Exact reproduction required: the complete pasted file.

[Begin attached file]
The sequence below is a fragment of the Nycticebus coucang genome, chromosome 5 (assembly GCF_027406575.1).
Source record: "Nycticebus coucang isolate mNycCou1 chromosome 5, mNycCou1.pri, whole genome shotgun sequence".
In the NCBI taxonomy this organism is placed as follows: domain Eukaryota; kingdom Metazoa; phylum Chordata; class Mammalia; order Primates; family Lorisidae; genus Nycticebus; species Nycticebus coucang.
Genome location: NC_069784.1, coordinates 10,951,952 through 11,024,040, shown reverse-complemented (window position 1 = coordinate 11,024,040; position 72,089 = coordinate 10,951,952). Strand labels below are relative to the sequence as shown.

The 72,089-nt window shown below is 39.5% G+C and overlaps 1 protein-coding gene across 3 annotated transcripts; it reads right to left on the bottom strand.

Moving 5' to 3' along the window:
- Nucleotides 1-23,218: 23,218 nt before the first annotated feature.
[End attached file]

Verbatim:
The sequence below is a fragment of the Nycticebus coucang genome, chromosome 5 (assembly GCF_027406575.1).
Source record: "Nycticebus coucang isolate mNycCou1 chromosome 5, mNycCou1.pri, whole genome shotgun sequence".
In the NCBI taxonomy this organism is placed as follows: domain Eukaryota; kingdom Metazoa; phylum Chordata; class Mammalia; order Primates; family Lorisidae; genus Nycticebus; species Nycticebus coucang.
Genome location: NC_069784.1, coordinates 10,951,952 through 11,024,040, shown reverse-complemented (window position 1 = coordinate 11,024,040; position 72,089 = coordinate 10,951,952). Strand labels below are relative to the sequence as shown.

The 72,089-nt window shown below is 39.5% G+C and overlaps 1 protein-coding gene across 3 annotated transcripts; it reads right to left on the bottom strand.

Moving 5' to 3' along the window:
- Nucleotides 1-23,218: 23,218 nt before the first annotated feature.